Doubts About The Ching Cheong Verdict Document
At first, the only information about the trial proceedings came from a Xinhua report. More recently, a full document purported to be the verdict from the Second Intermediate Court of Beijing has appeared in overseas newspapers and websites. An English-language translation of the document was made by Joel Martinsen and is available through Danwei. The authenticity of this verdict document cannot be verified. The style of Chinese court documents can be imitated, but this document contains many details -- if any one of them should be falsified, then the entire document would be inauthenticated. So far, that has not happened yet. Therefore, this document is now being analyzed and commented upon.
(Next Weekly) Doubts About the Ching Cheong Verdict Document. Issue #861. September 7, 2006.
Hong Kong reporter Ching Cheong was found guilty of espionage and sentenced to five years in jail. The verdict document was circulated earlier this week on the Internet. The document charged Ching Cheong with providing multiple intelligence items to Taiwan's Foundation on International & Cross-strait Studies (sometimes directly translated as the Chinese Eurasian Foundation). Upon examining the 5,000-word document in detail, there are at least four major doubts.
Doubt #1: The photographs of the navy ships
The verdict document pointed out that at the end of April 2004, the Foundation on International & Cross-strait Studies asked Ching Cheong for photographs of the People's Liberation Army naval fleet visiting Hong Kong, and therefore concluded that the Foundation on International & Cross-strait Studies is an intelligence organization.
"This is proof of espionage? This seems to be a bit of a joke. When the PLA naval fleets visited Hong Kong in the past, many little children have visited them and got their photographs taken in front of the ships." The Ching Cheong Concern Group spokesperson David Hui Tin-fook wondered: "Satellites can take photographs of anything nowadays! Why do they need to go through Ching Cheong to get the photographs of the navy ships?"
(File photo of the Chinese naval fleet, April 2004: Apple Daily)
Doubt #2: Kyrgyzstan
Another piece of evidence against Ching Cheong was that between 2004 and 2005, he provided many pieces of intelligence to the Foundation on International & Cross-strait Studies, including material on Kyrgyzstan.
Kyrgyzstan is a country between China and Russia with a population of four million and very littlie in natural resources. Why does Taiwan need information on this remote little country? Current affairs commentator Johnny YS Lau said: "Never mind Kyrgyzstan. Information that Hong Kong people regard as remote is not the same for those backward thinkers in the mainland. As long as there is evidence that Ching Cheong wrote for the Foundation on International & Cross-strait Studies and received money, this become their evidence."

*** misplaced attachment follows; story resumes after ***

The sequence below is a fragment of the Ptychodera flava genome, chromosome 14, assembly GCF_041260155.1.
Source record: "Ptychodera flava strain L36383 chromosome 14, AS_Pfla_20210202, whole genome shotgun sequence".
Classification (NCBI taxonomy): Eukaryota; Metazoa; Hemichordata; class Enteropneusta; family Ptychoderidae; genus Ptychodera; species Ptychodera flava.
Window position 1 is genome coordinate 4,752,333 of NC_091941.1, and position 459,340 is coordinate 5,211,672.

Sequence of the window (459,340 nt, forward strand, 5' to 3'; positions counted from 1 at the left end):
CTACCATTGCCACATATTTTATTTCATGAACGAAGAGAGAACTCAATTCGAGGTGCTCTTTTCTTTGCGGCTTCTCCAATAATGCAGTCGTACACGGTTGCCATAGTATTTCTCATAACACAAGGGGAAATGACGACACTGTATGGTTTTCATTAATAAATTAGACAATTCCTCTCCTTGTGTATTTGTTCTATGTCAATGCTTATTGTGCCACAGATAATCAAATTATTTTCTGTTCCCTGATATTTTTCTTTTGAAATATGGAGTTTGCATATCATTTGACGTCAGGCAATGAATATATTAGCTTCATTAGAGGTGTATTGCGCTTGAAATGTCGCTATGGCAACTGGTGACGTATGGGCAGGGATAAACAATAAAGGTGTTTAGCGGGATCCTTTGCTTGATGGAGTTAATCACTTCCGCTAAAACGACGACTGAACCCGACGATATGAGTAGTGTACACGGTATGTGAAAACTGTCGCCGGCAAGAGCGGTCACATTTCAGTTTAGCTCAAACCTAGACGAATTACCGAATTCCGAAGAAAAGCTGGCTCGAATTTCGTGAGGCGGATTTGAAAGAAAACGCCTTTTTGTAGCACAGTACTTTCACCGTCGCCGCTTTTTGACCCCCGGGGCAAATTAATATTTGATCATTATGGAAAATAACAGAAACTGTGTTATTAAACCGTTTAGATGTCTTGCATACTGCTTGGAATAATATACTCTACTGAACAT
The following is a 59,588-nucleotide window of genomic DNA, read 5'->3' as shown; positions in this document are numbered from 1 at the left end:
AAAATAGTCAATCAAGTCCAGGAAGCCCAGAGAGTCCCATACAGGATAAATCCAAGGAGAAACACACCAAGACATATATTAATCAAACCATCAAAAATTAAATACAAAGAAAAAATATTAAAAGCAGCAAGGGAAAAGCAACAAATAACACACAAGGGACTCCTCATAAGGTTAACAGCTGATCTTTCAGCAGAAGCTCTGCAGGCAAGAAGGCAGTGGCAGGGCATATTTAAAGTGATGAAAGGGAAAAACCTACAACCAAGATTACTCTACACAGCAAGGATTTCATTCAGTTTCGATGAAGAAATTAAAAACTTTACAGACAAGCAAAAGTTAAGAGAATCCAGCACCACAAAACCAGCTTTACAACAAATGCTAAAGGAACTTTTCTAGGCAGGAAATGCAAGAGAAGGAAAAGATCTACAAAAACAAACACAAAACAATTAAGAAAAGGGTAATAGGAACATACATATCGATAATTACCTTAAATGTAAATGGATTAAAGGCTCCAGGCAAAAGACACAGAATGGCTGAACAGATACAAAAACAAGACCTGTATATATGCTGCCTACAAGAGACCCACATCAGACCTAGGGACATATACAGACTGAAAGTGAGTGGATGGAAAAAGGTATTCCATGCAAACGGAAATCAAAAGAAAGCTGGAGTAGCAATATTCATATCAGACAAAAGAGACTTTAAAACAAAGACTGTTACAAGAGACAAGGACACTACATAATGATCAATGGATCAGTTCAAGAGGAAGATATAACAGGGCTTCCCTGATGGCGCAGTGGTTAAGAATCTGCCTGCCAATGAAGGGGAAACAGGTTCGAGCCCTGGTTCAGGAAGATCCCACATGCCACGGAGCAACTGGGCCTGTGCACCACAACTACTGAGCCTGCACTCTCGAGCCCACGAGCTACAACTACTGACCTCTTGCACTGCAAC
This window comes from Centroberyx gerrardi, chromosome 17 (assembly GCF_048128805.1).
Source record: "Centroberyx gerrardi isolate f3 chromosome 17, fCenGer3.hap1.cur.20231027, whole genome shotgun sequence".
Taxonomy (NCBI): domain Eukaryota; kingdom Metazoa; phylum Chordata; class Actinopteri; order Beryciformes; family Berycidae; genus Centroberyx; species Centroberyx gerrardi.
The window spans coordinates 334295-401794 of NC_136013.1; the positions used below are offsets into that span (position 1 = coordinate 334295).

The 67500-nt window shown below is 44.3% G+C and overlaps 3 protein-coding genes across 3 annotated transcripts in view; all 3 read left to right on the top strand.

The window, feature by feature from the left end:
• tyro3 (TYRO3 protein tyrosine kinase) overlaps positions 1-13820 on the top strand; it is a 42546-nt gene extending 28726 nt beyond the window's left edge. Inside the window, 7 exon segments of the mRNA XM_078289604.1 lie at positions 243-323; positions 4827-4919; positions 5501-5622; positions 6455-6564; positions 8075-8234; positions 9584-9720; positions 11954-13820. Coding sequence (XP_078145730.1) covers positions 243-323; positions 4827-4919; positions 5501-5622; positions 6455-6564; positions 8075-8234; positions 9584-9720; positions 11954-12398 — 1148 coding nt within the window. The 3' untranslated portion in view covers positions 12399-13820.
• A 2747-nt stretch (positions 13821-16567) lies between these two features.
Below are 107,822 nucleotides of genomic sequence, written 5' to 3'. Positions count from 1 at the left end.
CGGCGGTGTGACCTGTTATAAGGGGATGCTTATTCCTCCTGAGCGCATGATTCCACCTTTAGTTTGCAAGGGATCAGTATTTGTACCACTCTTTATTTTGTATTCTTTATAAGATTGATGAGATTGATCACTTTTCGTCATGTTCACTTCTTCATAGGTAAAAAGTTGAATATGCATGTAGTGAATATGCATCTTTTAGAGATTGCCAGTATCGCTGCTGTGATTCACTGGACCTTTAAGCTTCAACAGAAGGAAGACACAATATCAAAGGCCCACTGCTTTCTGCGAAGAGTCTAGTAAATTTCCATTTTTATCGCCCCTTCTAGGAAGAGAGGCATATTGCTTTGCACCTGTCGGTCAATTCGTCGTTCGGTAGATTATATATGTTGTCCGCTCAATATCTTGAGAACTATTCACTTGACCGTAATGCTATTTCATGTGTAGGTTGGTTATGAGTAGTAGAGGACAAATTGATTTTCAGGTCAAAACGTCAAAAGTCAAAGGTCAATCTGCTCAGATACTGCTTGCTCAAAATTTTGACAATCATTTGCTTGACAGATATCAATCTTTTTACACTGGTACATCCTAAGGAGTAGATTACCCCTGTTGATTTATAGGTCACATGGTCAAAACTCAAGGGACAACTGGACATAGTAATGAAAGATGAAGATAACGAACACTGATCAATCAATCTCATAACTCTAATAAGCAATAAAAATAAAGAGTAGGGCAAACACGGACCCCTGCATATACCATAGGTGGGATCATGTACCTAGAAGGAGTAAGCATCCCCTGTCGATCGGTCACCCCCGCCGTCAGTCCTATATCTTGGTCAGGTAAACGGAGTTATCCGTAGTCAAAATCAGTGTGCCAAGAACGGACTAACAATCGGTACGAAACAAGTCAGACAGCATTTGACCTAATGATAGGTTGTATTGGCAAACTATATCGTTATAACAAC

Doubt #3: Cover Organization
Chinese University of Hong Kong Pan-Asian Research Institute Chinese legal system researcher Ong Yew Kim does not believe that the verdict document established that the Foundation on International & Cross-strait Studies is a spy organization. It only ambiguously called the foundation an "espionage cover organization." This showed that the authorities lacked strong evidence, and Ching Cheong should appeal on this basis.
"We are an academic organization. We have neither interest nor ability to obtain intelligence information," said Foundation on International & Cross-strait Studies executive vice-president Chao Chien-min. "Our funds come through donation, and the government is one of our target donors. Using last year as an example, the government accounted for less than half of our total amount." According to information, the foundation was established in 1993 and its current assets amount to only NT$30 million (over HK$7 million). Chao Chien-min said that the National Policy Research Foundation (which has KMT honorary chairman Lian Chan as its chairman of the board of directors) has a lot more money than they do. Chao Chien-min emphasized: "Ching Cheong is a reporter and not a scholar. We would not invite him to write for us. We run several dozen conferences each year. I think that Ching Cheong must have come to gather news, but I cannot remember for which conference. I have never personally met Ching Cheong."
Doubt #4: Law-writer Was Invited Too
The funniest thing was that Mary Lau, the wife of Ching Cheong, said that former Basic Law Draft Committee member Xu Chongde has participated in Foundation on International & Cross-strait Studies activities. If this was really a spy organization, then why did Xu (who knows both the Chinese and Hong Kong laws) attend?
Xu explained: "She must think that I am like Ching Cheong. She is talking nonsense. I am going to sue her in Hong Kong." Sorry, according to the Foundation on International & Cross-strait Studies' website, Xu went with several other scholars early January this year to attend an academic forum on "Constitutional Reform" organized by the foundation (see link and screenshot below). What kind of law-writer communicates with "spies" in the open while threatening to sue people?